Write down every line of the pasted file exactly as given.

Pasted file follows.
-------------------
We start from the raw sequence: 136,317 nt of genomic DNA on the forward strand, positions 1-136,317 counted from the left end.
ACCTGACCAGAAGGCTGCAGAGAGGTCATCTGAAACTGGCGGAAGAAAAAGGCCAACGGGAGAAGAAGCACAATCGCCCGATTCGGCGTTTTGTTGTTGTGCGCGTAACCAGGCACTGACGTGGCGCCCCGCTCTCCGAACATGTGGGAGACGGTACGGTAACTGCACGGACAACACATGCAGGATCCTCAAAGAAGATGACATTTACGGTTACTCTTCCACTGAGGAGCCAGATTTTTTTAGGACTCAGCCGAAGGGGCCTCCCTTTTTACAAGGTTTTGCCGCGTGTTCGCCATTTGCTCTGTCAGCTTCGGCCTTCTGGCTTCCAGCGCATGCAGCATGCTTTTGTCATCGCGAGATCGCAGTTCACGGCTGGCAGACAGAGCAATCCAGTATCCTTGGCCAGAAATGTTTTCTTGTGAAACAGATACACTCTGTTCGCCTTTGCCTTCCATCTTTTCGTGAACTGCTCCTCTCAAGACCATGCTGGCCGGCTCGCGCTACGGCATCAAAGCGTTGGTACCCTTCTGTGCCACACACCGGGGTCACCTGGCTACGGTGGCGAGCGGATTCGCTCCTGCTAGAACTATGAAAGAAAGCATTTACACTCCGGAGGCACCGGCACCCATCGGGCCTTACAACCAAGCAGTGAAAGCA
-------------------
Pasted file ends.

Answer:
We start from the raw sequence: 136,317 nt of genomic DNA on the forward strand, positions 1-136,317 counted from the left end.
ACCTGACCAGAAGGCTGCAGAGAGGTCATCTGAAACTGGCGGAAGAAAAAGGCCAACGGGAGAAGAAGCACAATCGCCCGATTCGGCGTTTTGTTGTTGTGCGCGTAACCAGGCACTGACGTGGCGCCCCGCTCTCCGAACATGTGGGAGACGGTACGGTAACTGCACGGACAACACATGCAGGATCCTCAAAGAAGATGACATTTACGGTTACTCTTCCACTGAGGAGCCAGATTTTTTTAGGACTCAGCCGAAGGGGCCTCCCTTTTTACAAGGTTTTGCCGCGTGTTCGCCATTTGCTCTGTCAGCTTCGGCCTTCTGGCTTCCAGCGCATGCAGCATGCTTTTGTCATCGCGAGATCGCAGTTCACGGCTGGCAGACAGAGCAATCCAGTATCCTTGGCCAGAAATGTTTTCTTGTGAAACAGATACACTCTGTTCGCCTTTGCCTTCCATCTTTTCGTGAACTGCTCCTCTCAAGACCATGCTGGCCGGCTCGCGCTACGGCATCAAAGCGTTGGTACCCTTCTGTGCCACACACCGGGGTCACCTGGCTACGGTGGCGAGCGGATTCGCTCCTGCTAGAACTATGAAAGAAAGCATTTACACTCCGGAGGCACCGGCACCCATCGGGCCTTACAACCAAGCAGTGAAAGCA